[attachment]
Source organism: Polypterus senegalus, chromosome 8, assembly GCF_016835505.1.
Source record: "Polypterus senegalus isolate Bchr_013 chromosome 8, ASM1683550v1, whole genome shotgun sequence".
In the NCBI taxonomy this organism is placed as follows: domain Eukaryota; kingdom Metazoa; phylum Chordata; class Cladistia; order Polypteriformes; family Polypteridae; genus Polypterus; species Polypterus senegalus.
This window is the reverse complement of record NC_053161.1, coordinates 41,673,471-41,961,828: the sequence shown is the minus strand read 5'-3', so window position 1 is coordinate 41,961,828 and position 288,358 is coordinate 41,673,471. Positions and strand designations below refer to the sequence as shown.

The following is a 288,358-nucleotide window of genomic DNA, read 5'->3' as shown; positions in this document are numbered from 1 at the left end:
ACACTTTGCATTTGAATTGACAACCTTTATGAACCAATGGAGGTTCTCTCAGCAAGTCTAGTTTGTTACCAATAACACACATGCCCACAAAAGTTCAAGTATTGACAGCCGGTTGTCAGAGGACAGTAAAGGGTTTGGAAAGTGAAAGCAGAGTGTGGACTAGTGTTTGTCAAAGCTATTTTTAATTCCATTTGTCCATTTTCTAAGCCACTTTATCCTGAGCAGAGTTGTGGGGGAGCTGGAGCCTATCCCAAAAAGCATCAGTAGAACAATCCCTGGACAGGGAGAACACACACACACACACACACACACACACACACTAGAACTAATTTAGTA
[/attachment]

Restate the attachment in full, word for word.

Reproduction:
Source organism: Polypterus senegalus, chromosome 8, assembly GCF_016835505.1.
Source record: "Polypterus senegalus isolate Bchr_013 chromosome 8, ASM1683550v1, whole genome shotgun sequence".
In the NCBI taxonomy this organism is placed as follows: domain Eukaryota; kingdom Metazoa; phylum Chordata; class Cladistia; order Polypteriformes; family Polypteridae; genus Polypterus; species Polypterus senegalus.
This window is the reverse complement of record NC_053161.1, coordinates 41,673,471-41,961,828: the sequence shown is the minus strand read 5'-3', so window position 1 is coordinate 41,961,828 and position 288,358 is coordinate 41,673,471. Positions and strand designations below refer to the sequence as shown.

The following is a 288,358-nucleotide window of genomic DNA, read 5'->3' as shown; positions in this document are numbered from 1 at the left end:
ACACTTTGCATTTGAATTGACAACCTTTATGAACCAATGGAGGTTCTCTCAGCAAGTCTAGTTTGTTACCAATAACACACATGCCCACAAAAGTTCAAGTATTGACAGCCGGTTGTCAGAGGACAGTAAAGGGTTTGGAAAGTGAAAGCAGAGTGTGGACTAGTGTTTGTCAAAGCTATTTTTAATTCCATTTGTCCATTTTCTAAGCCACTTTATCCTGAGCAGAGTTGTGGGGGAGCTGGAGCCTATCCCAAAAAGCATCAGTAGAACAATCCCTGGACAGGGAGAACACACACACACACACACACACACACACACACTAGAACTAATTTAGTA